Is Posse Comitatus passe?
- By Carl Peckinpaugh
- Jan 06, 2002
Posse Comitatus Act, 18 U.S.C. 1385
The United States of America is the mightiest country on Earth. Yet, the country's strength is born of a profound paradox. Under the U.S. Constitution, most of the important governmental powers affecting individual lives lie not at the federal level, but with the states.
Indeed, almost all of the laws defining criminal acts and their punishments are state laws. Almost all of the country's criminal enforcement professionals work for the states and their constituent local governments. For this reason, the United States does not have, and has never had, a national police force — unlike most other countries.
Although the United States has a strong national military, members of the uniformed military forces are forbidden by both law and tradition from active participation in domestic law enforcement.
The strongest statement on this point is found in the Posse Comitatus Act, which makes it a federal crime to employ "any part of the Army or Air Force as a posse comitatus or otherwise to execute the laws." Congress passed the act in 1878 in reaction to the use of military forces to police and control polling places in Southern states.
Since then, Congress has authorized several closely defined exceptions to the general prohibition. There are also fewer limits on the Coast Guard, an arm of the Transportation Department, and on the National Guard, which operates under the direction of state governors. This is why the troops in airports are from the National Guard, not military reserves.
Until very recently, most citizens agreed on the basic propriety of this arrangement. However, after the Sept. 11 attacks, some have called these principles into question. Most notably, Sen. John Warner (R-Va.), ranking member of the Senate Armed Services Committee, has questioned the value of the Posse Comitatus Act.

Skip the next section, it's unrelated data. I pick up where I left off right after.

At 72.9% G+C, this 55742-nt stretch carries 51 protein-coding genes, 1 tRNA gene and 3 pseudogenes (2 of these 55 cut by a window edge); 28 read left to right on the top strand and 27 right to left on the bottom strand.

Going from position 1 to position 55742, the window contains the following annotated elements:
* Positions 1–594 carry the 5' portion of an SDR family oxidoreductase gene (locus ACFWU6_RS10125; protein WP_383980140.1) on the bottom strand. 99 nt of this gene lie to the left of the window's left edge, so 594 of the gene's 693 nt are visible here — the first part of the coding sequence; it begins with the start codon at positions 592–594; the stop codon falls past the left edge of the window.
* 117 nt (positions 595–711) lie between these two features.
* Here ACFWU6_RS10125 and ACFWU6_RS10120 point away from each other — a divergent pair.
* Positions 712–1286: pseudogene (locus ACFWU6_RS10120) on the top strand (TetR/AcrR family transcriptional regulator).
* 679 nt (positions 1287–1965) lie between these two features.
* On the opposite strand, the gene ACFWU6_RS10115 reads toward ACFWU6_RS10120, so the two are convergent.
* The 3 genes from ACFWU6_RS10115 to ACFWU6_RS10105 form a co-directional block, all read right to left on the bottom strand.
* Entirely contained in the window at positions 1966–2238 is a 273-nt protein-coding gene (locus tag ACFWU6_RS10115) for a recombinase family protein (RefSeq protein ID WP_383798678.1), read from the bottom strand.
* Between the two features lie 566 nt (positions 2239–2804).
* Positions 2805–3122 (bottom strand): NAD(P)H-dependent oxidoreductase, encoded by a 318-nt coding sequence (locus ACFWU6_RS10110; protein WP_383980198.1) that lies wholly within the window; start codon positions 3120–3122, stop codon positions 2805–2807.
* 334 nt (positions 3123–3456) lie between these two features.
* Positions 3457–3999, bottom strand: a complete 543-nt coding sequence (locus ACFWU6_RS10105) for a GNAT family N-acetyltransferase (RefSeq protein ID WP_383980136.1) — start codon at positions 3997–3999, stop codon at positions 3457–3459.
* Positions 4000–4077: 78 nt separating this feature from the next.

Warner convened a hearing in October on the role of the Defense Department in homeland security. The testimony included advocacy of a "DOD-led task force involving protection of the United States in every dimension — land, sea, aerospace and protection from computer network attack."
Clearly, the U.S. military has, and ought to have, the lead role in protecting Americans from outside threats. The military should also have a role, along with appropriate civil authorities, in the development of coordinated responses to internal threats of a quasi-military nature, as might be presented by foreign terrorists operating within the United States.
However, most people would stop short of giving the military an active role in policing the country's criminal laws, whether those involve the use of computers, telephones or any other objects of normal domestic life. If the situation involves large ordnance, bombs, submarines or the like, it's a job for the military. But, if it is an appropriate job for the police, it is an inappropriate job for the military.
Warner promises to hold more hearings on this subject. Let's hope they spur a mature understanding of the issue.
Peckinpaugh is corporate counsel for DynCorp in Reston, Va. This column represents his personal views.